About Jacobs Hill
Climb through a forest of beech, hemlock, and birch to reach an unparalleled
wilderness vista, then explore Spirit Falls as it rolls down the mountainside.
What makes Jacobs Hill a special place?
We think it’s the two miles of trails that closely track the ridgeline of Jacobs Hill, passing through a forest of beech, maple, ash, and birch, and connecting two spectacular westward overlooks from exposed ledges.
Both trails take in spectacular views of the forested slopes of Tully Mountain, Mount Grace, and the Berkshire Hills. Below you’ll see Long Pond and the East Branch of the Tully River, which winds slowly toward Tully Lake. Further south along the trail, a stream tumbles over the ridgeline, creating the dramatic Spirit Falls.
At the eastern edge of the reservation lies the source of Spirit Falls: Little Pond, a classic northern bog, whose concentric rings of black spruce and tamarack surround open water and a mat of sphagnum moss. To reach The Ledges, cross the stream at Spirit Falls.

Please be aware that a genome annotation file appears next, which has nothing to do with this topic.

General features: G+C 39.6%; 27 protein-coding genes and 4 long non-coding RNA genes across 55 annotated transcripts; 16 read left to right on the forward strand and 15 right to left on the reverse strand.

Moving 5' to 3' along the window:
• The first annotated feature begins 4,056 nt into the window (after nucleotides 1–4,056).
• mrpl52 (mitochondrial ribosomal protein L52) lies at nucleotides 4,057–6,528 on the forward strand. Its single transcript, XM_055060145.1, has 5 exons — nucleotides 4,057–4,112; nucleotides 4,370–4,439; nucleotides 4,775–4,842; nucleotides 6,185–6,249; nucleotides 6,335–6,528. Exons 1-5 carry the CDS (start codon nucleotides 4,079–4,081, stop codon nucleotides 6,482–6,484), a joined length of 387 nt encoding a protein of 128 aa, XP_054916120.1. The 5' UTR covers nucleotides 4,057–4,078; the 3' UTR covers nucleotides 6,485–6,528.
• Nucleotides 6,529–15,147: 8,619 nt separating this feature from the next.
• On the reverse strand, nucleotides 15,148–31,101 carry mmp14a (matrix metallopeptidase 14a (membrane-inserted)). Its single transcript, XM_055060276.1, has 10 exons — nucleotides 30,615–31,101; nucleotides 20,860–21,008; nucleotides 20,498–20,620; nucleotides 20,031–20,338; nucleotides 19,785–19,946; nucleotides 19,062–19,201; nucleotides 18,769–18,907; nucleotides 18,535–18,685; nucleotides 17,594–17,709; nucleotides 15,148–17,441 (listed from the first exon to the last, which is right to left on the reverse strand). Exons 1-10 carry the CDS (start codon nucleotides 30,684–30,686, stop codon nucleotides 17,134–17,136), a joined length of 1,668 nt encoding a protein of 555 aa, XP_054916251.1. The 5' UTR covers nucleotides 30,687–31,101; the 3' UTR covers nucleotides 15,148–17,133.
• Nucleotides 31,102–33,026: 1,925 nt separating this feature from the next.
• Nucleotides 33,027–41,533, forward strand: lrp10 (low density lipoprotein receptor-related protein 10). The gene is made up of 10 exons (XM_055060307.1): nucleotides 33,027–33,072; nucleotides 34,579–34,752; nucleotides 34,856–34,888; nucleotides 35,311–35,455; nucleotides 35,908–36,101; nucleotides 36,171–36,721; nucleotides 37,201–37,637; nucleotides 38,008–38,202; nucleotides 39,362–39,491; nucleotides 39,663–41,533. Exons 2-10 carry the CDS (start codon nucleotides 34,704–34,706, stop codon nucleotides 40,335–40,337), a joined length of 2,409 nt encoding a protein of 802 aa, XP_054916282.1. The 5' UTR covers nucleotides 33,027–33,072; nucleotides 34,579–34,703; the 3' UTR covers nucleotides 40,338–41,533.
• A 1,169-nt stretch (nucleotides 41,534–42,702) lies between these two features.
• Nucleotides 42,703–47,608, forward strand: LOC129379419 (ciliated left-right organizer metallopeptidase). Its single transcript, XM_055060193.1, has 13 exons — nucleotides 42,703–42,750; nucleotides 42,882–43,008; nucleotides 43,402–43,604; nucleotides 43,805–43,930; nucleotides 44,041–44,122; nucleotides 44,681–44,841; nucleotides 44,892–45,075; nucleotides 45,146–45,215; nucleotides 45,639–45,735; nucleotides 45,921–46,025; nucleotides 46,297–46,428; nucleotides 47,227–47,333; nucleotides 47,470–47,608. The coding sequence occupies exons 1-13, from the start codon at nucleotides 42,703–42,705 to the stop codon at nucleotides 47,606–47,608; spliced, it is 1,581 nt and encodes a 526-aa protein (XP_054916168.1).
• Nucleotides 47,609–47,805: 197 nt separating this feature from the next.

A section of the Spirit Falls trail diverges alongside the streambed to connect with the 22-mile Tully Trail.
2 miles of trails and old logging roads. Moderate hiking, strenuous in places. The reservation is a link in the Tully Trail.
When to Visit
Year-round, daily, sunrise to sunset. Allow a minimum of 1 hour.
Interested in camping near Jacobs Hill? Check out the Tully Lake Campground, also in Royalston.
Royalston, MA 01331
Ger directions on Google Maps.
From Rt. 2: take Exit 19. Follow Rt. 2A into Athol. At the intersection of Rt. 2A and 32 in Athol, cross Millers River Bridge and bear right onto Chestnut Hill Rd. (becomes Athol Rd.) north toward
From Royalston Center:
follow Rt. 68 North 0.5 mi. to entrance and parking (3 cars) on left.
Planning Your Visit
Before You Go
We encourage you to visit as many Trustees properties as you can.
Wherever your travels take you, please observe all posted regulations, follow special instructions from property staff, and keep in mind the Stewardship Code:
- Protect wildlife and plants.
- Guard against all risk of fire.
- Help keep air and water clean.
- Carry out what you carry in.
- Use marked footpaths and bridle paths.
- Leave livestock, crops, and machinery alone.
- Respect the privacy of neighboring land.
- Enjoy and share the landscape with others.
Click on links below for further visitor information:
Before Setting Out
Enjoying Trustees Reservations
About Hunting on Trustees of Reservations Land